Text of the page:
Beyond that, Chapo’s popularity is partly to owe for its pure entertainment value. Its closest analogue on the center-left — Pod Save America — is just as receptive to casual humor in the aim of building parasocial bonds between them and their audience. Like PSA, Chapo harnesses the popularity of its hosts to form a cult-like following, and to the extent that they revere them, their behavior is far from unique in the age of the online fandom.

The conflation of standard-fare audience loyalty with Trumpism isn’t the full extent of it all however–it only plays second fiddle to a false notion propagated by center-to-left circles that they have a healthier relationship with electoral politics, such as party loyalty trumps ideology. Research courtesy of Harvard seems to indicate this is a false dichotomy, putting back into focus the far-left’s emphasis on long-term viability over the short-term gains that liberals are much more partial to.

What’s all-the-more puzzling is how liberal media keeps faltering, while the far-left is expected to operate without flaw. Its main staples consisting of podcasts, the far-left media machine is ostensibly freed of the “neutral journalist” vantage point that its liberal counterpart keeps touting as the superior approach–in the midst of a global pandemic, it isn’t uncommon to read liberal media produce and see two opposing perspectives painted as equally factual, when it has never been more their responsibility to filter out the noise. For all its faults, Chapo has a clear editorial vision, evading it the pain of pretending other — often erroneous — perspectives are in dire need of platforming.

Chapo is the product of a generation that has been alienated by the media’s advertised priorities, addressing its most glaring failures by both charting a path of financial viability for a small but culturally-influential media operation, at the same time giving a voice to the voiceless who’ve long been excluded for their rejection of transactional politics. It isn’t then surprising that the symbolic clash between Chapo Trap House — self-made and audience-supported — and Pod Save America — built on the back of the hosts’ work history with Barack Obama — imparts upon itself more meaning than most are willing to admit. The former is a rebuke of what has been, while the latter is a continuation of it.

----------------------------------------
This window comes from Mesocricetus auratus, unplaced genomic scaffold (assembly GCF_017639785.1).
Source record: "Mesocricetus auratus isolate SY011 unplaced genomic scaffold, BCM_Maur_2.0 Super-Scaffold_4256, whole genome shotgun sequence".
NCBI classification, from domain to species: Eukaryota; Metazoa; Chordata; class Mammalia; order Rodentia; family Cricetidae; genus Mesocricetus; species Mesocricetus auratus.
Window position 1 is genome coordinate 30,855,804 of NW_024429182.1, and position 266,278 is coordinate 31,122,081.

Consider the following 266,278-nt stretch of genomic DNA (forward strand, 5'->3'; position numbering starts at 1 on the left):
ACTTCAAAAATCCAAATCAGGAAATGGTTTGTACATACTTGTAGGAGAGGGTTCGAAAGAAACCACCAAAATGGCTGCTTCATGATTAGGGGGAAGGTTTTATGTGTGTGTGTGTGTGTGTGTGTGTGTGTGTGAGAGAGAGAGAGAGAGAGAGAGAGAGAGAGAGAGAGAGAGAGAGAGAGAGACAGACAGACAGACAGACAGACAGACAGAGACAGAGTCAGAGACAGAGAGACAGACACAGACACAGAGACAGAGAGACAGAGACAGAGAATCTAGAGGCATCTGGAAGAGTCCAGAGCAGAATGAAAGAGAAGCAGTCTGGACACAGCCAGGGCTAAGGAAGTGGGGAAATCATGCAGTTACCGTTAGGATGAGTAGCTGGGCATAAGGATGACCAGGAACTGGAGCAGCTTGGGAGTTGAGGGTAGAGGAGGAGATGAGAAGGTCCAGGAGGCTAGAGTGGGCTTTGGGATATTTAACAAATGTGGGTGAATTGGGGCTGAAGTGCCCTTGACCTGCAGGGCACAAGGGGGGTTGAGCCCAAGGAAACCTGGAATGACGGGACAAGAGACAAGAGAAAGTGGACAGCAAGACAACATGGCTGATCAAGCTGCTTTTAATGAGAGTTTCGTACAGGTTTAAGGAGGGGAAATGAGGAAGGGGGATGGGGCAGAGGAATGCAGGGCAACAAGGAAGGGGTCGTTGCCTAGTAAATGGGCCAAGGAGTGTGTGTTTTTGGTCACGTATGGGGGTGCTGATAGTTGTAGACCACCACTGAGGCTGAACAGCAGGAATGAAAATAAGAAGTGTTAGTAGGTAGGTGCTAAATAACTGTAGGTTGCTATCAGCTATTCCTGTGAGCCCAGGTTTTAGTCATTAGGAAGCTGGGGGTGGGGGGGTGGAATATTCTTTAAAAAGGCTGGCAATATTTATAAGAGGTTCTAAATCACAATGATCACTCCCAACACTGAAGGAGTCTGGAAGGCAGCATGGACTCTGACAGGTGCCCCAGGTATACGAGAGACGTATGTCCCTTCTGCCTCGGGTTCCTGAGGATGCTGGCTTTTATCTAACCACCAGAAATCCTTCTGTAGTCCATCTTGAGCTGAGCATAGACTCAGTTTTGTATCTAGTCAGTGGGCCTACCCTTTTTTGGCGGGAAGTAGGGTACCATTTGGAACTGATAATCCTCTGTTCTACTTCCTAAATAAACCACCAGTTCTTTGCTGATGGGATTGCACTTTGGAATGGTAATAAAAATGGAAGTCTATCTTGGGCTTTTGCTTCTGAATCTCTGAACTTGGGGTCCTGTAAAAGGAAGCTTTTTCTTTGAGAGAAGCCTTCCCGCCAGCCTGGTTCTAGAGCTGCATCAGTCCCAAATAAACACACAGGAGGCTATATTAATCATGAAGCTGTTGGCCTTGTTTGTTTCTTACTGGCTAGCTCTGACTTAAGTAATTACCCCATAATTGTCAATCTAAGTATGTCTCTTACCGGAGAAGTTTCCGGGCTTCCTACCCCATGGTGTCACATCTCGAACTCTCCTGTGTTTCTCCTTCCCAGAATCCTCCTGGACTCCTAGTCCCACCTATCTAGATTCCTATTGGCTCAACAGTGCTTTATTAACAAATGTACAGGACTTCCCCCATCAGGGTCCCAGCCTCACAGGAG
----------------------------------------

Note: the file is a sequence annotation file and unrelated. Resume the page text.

In an era of polarized politics, the coexistence of both ends of the spectrum is the main mechanism through which rhetoric is forged–without Chapo, a path for a movement left of the Democratic mainstream would’ve been hard to walk; and similarly, the liberal left’s intellectual anchors serve as a useful weathercock for where their audience currently stands. Chapo’s existence is contingent upon a strong presence of audience–were the appetite not there, it’s impossible to tell if the show would’ve been as popular.

It’s folly to equate Chapo’s cultural reach with the artificial popularity of Koch-brothers-funded right-wing talk media–even more so deserving of reconsideration, is the notion that they’re driving their fans to the polar opposite side of the political spectrum. Horseshoe theory is sure a compelling visual, but it is simply the case that it’s much harder for individual listeners to find themselves in the midst of fascist literature after listening to one episode of Chapo, rather than just consuming fascist-adjacent content in the first place. It makes instinctual sense, but unsurprisingly, some have a vested interest in continuing to believe the opposite.